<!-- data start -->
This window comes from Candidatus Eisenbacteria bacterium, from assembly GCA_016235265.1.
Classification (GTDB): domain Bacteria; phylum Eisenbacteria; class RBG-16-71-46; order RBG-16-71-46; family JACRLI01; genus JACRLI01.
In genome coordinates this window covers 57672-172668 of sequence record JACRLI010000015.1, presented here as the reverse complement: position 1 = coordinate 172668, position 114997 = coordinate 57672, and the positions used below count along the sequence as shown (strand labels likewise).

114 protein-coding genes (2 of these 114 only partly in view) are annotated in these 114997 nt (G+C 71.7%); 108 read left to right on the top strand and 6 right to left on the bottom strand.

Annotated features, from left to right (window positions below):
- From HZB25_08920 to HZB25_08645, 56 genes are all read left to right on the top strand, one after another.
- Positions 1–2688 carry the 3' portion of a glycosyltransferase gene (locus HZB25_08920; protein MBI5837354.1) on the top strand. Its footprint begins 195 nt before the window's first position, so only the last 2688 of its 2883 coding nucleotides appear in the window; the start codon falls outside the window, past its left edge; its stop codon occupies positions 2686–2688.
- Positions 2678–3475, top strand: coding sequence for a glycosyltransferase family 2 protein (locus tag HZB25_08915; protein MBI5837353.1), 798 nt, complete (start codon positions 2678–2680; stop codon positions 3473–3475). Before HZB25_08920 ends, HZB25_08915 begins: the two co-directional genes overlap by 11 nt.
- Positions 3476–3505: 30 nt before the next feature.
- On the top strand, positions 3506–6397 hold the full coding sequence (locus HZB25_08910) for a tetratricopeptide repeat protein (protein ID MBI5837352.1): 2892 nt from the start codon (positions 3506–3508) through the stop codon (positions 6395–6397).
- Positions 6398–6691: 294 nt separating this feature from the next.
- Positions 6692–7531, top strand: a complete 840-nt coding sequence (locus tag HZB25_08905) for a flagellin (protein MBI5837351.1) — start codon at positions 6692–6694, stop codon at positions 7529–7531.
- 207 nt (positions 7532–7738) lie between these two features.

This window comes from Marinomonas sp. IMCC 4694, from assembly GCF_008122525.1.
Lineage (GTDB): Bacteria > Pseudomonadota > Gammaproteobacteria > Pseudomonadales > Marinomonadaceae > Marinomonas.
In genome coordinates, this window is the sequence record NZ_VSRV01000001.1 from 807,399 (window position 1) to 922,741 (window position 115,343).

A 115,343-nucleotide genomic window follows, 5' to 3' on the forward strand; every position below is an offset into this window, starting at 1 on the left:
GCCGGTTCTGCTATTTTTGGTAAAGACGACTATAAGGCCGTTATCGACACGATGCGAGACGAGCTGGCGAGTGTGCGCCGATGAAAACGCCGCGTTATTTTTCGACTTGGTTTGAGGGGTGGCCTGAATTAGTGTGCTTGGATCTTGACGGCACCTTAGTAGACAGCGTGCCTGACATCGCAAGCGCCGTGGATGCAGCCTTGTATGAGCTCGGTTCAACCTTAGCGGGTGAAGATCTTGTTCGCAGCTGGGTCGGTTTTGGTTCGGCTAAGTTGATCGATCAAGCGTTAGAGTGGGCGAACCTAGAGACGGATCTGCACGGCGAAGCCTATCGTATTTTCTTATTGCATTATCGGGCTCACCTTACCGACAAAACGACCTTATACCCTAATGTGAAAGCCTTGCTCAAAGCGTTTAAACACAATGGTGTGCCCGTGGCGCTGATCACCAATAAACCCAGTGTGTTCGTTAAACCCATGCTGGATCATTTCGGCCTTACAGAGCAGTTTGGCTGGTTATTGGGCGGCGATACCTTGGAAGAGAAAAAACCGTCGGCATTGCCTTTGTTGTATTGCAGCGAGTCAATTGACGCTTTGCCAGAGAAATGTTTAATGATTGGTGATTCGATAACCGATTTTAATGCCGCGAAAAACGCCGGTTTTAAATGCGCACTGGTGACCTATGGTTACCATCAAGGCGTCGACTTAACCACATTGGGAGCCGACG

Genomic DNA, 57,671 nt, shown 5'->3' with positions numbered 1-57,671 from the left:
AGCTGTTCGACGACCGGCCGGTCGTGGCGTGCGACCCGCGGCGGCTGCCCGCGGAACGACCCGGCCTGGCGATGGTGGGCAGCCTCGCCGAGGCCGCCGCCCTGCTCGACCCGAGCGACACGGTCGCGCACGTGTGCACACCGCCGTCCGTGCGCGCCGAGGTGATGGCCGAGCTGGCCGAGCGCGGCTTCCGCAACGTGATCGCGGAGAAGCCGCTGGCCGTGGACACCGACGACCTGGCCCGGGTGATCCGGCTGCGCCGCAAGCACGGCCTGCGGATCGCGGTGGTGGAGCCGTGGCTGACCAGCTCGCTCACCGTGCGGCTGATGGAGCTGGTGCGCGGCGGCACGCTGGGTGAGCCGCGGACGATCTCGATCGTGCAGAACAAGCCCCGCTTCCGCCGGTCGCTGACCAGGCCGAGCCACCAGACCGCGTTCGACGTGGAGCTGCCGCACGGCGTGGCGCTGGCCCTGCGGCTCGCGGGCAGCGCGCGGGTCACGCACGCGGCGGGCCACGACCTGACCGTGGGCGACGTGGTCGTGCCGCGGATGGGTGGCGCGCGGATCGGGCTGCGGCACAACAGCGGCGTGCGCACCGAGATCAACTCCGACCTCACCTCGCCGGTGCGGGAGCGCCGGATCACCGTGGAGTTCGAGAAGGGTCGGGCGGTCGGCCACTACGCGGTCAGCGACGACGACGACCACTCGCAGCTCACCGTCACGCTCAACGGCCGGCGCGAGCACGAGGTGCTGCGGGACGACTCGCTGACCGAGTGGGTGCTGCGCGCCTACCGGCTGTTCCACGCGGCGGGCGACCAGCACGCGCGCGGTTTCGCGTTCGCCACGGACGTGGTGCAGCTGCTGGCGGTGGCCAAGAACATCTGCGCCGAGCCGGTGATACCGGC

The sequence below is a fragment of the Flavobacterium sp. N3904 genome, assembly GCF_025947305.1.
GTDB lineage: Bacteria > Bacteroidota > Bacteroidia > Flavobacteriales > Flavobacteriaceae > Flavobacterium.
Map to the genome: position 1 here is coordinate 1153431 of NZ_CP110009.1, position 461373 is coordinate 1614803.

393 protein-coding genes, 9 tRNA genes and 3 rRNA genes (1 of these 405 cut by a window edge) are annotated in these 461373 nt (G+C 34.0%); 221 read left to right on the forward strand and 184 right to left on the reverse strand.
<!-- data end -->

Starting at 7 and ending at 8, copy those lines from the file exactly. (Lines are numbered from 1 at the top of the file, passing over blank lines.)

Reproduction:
- Positions 1–2688 carry the 3' portion of a glycosyltransferase gene (locus HZB25_08920; protein MBI5837354.1) on the top strand. Its footprint begins 195 nt before the window's first position, so only the last 2688 of its 2883 coding nucleotides appear in the window; the start codon falls outside the window, past its left edge; its stop codon occupies positions 2686–2688.
- Positions 2678–3475, top strand: coding sequence for a glycosyltransferase family 2 protein (locus tag HZB25_08915; protein MBI5837353.1), 798 nt, complete (start codon positions 2678–2680; stop codon positions 3473–3475). Before HZB25_08920 ends, HZB25_08915 begins: the two co-directional genes overlap by 11 nt.